The notion of a distinct “wisdom tradition” in ancient Israel has a long history—but does it have a basis in the evidence? Mark R. Sneed argues for a redefinition of the wisdom literature as a loosely cohering collection of books aimed at educating scribal apprentices in moral instruction and the art of living. He presents archaeological and literary data illustrating scribal culture and pedagogy in the ancient Near East and draws a portrait of Israel’s scribal culture, on the basis of which he argues that Israel’s wisdom literature was meant to complement, not to compete with, other modes of literature in the Hebrew Bible. The result is a surprising new picture of the authors and tradents of the wisdom materials alongside the rich mixture of other traditions in ancient Israel, a presentation carried out with regard to Job, Proverbs, Ecclesiastes, Sirach, Wisdom, and the wisdom writings in the Dead Sea Scrolls. Features include informational sidebars, photos, diagrams, and maps illustrating archaeological discoveries.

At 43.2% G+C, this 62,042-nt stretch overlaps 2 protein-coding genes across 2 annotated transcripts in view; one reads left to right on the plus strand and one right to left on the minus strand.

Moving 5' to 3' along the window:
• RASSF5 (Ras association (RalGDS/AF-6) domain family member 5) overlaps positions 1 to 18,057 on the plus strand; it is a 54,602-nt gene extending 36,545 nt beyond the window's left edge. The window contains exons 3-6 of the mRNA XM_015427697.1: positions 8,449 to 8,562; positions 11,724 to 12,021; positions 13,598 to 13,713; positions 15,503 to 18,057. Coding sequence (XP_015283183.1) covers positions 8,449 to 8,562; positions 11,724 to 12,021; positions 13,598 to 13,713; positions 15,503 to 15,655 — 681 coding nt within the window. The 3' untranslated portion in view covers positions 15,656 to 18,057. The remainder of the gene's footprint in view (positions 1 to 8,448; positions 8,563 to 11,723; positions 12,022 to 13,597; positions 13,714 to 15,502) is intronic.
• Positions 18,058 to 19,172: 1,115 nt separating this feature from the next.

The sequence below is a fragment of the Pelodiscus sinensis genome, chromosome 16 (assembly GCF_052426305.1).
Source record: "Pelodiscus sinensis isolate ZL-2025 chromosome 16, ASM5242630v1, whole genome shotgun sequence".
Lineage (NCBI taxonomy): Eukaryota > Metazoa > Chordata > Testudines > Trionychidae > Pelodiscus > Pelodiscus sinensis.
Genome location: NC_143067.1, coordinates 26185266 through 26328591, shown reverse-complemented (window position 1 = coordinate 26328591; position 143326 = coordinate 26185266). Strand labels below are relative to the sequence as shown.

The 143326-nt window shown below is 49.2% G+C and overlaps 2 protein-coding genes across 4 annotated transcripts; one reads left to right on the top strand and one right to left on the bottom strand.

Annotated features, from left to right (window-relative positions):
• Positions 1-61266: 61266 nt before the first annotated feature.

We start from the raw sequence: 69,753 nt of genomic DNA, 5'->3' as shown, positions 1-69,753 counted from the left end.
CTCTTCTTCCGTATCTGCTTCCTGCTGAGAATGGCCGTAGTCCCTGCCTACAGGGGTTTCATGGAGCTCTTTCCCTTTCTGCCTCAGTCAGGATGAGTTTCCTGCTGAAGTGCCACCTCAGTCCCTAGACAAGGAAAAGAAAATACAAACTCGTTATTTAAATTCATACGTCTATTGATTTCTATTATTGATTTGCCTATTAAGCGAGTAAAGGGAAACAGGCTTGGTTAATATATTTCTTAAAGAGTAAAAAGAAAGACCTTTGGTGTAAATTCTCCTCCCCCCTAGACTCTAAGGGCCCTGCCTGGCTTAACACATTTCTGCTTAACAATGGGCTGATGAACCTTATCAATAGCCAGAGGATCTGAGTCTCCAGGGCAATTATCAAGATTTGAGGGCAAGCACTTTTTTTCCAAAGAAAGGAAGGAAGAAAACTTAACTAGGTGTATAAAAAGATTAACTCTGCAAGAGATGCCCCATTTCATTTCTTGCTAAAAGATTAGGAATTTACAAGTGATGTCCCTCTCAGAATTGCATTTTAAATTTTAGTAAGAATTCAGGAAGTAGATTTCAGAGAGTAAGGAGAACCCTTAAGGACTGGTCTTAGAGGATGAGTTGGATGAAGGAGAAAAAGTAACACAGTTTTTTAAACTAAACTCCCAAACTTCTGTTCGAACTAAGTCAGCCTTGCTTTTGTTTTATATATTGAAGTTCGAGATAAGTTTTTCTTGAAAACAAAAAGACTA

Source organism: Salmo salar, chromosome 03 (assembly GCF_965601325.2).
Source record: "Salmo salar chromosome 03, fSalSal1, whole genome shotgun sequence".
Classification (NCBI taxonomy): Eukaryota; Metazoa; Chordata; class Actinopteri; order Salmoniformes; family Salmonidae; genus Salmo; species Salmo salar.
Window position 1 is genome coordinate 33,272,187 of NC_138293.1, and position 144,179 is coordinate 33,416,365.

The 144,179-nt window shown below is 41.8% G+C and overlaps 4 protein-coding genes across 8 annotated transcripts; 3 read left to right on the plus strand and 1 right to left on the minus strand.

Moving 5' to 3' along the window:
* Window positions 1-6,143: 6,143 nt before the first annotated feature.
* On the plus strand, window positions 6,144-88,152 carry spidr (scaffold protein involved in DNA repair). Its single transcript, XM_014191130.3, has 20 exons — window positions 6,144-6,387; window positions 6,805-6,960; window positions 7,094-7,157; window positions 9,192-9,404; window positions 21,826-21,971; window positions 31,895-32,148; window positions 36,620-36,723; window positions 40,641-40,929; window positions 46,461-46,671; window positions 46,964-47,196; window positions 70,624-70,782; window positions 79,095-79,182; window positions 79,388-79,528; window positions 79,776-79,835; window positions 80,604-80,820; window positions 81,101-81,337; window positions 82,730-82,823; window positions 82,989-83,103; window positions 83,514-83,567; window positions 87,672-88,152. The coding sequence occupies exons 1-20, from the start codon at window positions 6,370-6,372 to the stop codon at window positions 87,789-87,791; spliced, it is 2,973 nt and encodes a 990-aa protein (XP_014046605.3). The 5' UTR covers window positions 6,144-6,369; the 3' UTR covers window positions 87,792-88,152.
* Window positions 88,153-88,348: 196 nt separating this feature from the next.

Table of Contents
You are viewing the table of contents
You do not have access to this
on JSTOR. Try logging in through your institution for access.